June 20, 2009 - Two firsts: Demonstration at Azzun Atma; My first demo without tear gas
Yesterday the village of Azzun Atma had its first demonstration. In my previous post I explain the situation of this village which is being strangulated by the wall and the surrounding settlements. The demo was organized by the Palestinian People’s Party (PPP) with banners, tee shirts, flags and good chants. (Well, I think they sounded good but I don’t really know what they meant.) Maybe because it was the first demonstration for this particular village, the soldiers were pretty laid back. No tear gas, no bullets (rubber or otherwise), no sound bombs. The PPP hopes to continue these nonviolent demonstrations in Azzun Atma and also spread them to other villages in the area.
After the demonstration I got a ride to Tel Aviv with some of the Israeli activists that participated. I wanted to spend some time with my Israeli friend, Rivka. Rivka had been living in Berkeley for the last 3 years and just recently moved back to Israel. She invited me to a commemoration/celebration of her brother who died 3 years ago in the 2006 Israeli war on Lebanon. She appreciated that I had accepted the invitation because one of her very good friends from childhood who is a member of Anarchists Against the Wall (one of the Israeli peace groups that I highly regard) refused to come to a commemoration for a soldier. Rivka could not understand it. I think that she is like most Israelis who do not know their own history, or their current realities. For instance, during our walk on the beach we came across a small museum honoring the Irgun as freedom fighters and liberators. Virtually all credible historians acknowledge that the Irgun were one of the illegal terrorist groups that were instrumental in the atrocities that paved the path for the creation of the state of Israel. This fact surprised Rivka. She was also surprised to learn that that Modi'in, the settlement that has taken much of the land of Bil'in is a settlement. She thought it was just another city/town in Israel. She also didn't realize that 80% of West Bank water is confiscated for Israel and the settlements. (The Israeli water company will sell it back to Palestinians at an inflated price.)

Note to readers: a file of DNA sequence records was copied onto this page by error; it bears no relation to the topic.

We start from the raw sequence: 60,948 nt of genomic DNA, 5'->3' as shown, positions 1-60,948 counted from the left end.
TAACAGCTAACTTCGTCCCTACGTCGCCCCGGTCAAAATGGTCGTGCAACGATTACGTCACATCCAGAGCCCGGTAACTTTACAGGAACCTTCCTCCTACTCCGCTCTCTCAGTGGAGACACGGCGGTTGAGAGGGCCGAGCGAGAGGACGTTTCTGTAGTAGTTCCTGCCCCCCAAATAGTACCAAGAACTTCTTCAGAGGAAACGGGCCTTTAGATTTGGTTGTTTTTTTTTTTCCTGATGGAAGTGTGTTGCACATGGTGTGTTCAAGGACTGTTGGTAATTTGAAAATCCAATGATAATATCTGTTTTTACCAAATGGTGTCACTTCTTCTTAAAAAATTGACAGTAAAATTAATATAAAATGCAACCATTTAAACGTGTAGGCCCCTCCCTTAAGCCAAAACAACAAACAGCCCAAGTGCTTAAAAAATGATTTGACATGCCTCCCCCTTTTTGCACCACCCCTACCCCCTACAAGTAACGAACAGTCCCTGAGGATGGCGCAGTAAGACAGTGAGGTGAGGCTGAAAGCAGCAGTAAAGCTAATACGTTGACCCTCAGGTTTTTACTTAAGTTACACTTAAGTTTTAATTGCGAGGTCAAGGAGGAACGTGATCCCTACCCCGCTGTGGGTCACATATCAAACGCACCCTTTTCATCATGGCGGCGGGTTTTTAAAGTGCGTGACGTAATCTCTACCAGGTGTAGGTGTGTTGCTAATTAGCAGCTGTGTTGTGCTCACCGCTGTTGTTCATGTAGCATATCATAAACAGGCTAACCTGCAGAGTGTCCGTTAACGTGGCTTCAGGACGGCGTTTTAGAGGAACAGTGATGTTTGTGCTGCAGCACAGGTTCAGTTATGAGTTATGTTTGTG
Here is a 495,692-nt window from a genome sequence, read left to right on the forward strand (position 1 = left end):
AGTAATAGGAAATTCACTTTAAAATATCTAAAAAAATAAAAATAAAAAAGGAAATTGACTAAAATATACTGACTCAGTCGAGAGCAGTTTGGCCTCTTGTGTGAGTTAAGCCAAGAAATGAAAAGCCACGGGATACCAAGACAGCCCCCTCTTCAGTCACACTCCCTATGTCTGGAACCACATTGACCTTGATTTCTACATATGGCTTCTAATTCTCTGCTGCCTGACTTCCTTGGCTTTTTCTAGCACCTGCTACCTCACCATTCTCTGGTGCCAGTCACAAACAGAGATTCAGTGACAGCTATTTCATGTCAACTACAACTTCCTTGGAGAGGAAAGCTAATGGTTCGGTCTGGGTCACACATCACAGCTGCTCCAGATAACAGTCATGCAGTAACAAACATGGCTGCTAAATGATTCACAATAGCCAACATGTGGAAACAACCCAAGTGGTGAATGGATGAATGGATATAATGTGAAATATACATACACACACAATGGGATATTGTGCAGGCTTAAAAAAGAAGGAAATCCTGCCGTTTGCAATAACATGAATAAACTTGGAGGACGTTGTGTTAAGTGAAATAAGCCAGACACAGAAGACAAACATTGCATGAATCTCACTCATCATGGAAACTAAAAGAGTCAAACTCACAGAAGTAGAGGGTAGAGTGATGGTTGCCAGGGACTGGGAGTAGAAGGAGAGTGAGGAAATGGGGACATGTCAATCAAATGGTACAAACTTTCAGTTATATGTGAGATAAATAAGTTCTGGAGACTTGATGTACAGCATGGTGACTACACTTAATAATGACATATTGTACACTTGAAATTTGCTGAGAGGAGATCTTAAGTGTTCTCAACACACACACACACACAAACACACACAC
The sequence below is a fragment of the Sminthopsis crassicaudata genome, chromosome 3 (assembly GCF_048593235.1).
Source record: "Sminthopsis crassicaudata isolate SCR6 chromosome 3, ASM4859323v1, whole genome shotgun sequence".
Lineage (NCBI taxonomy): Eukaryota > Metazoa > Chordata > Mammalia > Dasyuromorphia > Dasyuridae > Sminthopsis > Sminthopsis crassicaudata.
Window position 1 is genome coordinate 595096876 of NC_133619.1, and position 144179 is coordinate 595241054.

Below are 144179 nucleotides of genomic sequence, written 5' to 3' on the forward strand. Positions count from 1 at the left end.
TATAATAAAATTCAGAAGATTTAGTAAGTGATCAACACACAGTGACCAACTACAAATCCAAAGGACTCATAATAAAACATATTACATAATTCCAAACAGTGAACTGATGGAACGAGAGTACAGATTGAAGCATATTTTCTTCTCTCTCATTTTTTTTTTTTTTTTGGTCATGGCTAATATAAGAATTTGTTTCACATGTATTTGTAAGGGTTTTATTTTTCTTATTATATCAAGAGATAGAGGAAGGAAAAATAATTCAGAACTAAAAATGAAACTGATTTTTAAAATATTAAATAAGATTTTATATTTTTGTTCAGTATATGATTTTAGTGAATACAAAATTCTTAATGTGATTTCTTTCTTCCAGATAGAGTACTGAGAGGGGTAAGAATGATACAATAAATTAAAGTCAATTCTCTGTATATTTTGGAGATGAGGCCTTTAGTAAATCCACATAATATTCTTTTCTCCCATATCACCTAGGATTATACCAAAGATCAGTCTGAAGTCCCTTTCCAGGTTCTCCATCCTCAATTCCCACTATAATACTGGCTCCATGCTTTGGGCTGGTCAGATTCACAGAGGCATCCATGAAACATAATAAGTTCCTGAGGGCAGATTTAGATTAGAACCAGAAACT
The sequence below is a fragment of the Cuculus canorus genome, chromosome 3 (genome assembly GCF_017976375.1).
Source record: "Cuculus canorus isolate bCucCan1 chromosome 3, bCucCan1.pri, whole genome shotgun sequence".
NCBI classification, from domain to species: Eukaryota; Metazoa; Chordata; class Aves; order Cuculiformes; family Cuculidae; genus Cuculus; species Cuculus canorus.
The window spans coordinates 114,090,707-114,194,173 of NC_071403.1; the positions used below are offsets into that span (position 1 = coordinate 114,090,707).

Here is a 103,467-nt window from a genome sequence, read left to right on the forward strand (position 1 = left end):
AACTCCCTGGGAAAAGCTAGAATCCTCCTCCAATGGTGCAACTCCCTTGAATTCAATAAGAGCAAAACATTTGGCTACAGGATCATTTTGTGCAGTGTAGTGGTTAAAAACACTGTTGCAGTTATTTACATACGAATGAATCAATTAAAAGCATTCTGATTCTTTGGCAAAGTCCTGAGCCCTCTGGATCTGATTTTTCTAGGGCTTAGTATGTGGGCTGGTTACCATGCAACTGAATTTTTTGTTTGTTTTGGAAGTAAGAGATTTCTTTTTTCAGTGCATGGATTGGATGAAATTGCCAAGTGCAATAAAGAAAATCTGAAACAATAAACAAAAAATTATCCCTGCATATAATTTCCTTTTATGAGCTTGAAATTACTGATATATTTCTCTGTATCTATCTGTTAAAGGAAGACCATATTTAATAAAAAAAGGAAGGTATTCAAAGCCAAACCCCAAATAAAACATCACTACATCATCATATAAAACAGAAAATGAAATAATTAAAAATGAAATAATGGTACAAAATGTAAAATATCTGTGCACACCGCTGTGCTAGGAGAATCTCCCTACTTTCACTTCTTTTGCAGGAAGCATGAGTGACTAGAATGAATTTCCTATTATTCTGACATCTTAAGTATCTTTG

After the commemoration I was stressing about how I was to return to Hares. Since it was Saturday there were no buses running. Rivka spent a lot of time on the Internet and calling taxi companies to no avail. Finally, we looked at a map and realized that it would not be very far for her to drive me. So she did despite the fact that the idea of being in the West Bank terrifies her. She imagines that the West Bank is be filled with people who want to kill her. I told her that if she comes with good will and no gun, there is no problem. I am happy to report that she returned home safely.